What Next for Cultural Accessibility?
As a profession, curation and heritage management need to think beyond physical and spatial access and engender debates and discussions on how we could make collections, exhibitions, art works and activities more engaging for visitors of all abilities. The aim is to break down mental barriers among museum staff in what they think they know about visitors with disabilities and their needs. Guided tours, tactile paths, Braille signage, and models of real collections are only the tip of the iceberg in making the collections more accessible.
The real change will begin when we empower persons with disabilities to take the lead and seek their inputs in creating environments that are accessible as per their needs. Visitors of all abilities should be able to access, interact and engage with cultural spaces with the least number of barriers by applying the principles of universal design.
Technology can play a significant role in reducing this gap between ability and accessibility, and we already have hugely successful programs and accommodations in place in the museums across United States, Britain, Europe, and Asia to reach out to for inspiration and collaboration. What stops us is the crippling question of “Do we really need to?” The answer is an unequivocal yes! No physical, emotional or historical barrier should stop you from being inspired by art and history. The same goes for the rest of us.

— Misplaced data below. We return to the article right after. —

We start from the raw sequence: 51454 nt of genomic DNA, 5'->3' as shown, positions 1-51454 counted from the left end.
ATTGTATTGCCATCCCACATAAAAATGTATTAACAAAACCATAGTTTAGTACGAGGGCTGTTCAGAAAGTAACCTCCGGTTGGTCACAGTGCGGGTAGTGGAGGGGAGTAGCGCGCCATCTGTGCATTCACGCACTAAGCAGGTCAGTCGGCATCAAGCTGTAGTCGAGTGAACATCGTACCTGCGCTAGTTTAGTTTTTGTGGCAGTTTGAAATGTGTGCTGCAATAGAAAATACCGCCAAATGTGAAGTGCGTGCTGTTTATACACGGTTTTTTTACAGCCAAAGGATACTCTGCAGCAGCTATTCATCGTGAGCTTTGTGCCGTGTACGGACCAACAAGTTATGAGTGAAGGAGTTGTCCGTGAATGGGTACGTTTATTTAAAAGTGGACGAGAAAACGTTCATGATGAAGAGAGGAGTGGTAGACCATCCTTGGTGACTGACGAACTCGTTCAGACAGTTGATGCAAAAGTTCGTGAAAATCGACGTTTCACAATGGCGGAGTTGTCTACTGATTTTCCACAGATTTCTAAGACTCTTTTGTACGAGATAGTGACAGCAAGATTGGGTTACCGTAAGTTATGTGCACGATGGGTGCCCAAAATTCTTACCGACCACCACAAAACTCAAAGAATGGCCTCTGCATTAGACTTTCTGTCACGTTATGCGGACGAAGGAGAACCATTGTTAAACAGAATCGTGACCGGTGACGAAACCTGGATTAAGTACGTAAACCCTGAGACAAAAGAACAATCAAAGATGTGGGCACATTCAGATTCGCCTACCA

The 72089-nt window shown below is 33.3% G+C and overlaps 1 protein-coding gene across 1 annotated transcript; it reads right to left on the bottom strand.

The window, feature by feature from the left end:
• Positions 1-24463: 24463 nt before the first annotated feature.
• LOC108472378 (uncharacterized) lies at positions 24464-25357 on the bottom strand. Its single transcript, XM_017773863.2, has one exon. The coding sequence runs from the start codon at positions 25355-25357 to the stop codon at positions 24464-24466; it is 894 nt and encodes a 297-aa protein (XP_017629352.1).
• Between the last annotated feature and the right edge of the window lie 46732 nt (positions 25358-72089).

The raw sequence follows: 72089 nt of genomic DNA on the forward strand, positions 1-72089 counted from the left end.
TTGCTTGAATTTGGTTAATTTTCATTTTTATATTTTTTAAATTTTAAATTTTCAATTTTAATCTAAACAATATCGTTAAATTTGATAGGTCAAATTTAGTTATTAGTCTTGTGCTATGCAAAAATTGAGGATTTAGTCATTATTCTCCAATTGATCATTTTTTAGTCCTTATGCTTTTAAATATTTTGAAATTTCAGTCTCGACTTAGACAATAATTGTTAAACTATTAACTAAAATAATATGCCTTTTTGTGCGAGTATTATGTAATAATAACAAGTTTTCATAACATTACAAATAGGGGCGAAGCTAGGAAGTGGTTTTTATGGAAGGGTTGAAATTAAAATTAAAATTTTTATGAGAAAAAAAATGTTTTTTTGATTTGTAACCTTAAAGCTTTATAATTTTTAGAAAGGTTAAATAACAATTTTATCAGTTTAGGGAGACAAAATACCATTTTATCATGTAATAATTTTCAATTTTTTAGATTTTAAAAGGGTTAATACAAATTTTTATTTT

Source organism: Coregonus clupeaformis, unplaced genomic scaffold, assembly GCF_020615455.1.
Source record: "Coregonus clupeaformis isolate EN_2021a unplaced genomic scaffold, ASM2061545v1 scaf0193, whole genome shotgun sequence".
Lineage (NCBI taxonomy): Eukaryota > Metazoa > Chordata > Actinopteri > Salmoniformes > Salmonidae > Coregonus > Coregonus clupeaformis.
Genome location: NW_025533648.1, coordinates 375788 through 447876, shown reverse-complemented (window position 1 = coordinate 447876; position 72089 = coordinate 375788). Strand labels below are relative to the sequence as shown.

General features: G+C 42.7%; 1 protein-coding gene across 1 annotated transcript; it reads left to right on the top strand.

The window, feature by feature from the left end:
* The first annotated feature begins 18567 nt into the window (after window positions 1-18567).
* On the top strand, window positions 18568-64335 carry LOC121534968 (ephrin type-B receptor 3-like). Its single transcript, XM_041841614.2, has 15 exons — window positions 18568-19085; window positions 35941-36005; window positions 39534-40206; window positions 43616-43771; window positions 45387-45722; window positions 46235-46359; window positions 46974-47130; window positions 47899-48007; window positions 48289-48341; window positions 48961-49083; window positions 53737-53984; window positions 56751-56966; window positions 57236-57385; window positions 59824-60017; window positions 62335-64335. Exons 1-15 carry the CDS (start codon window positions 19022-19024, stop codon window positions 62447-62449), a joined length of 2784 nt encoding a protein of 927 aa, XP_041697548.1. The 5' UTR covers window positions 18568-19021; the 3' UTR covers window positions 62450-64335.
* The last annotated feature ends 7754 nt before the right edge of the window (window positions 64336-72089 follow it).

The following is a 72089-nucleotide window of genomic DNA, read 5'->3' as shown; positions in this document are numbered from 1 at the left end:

About the Author
Nilofar Shamim Haja is Rereeti’s Communications Officer. She consults with the United Nations-Global Alliance for ICT (UN-GAID) initiated non-profit G3ICT – The Global Initiative for Inclusive ICTs, promoting the rights of persons with disabilities in the digital age. Nilofar has a master’s degree in Ancient Indian History, Culture, and Archaeology from the Mumbai University. She tweets @culture_curate.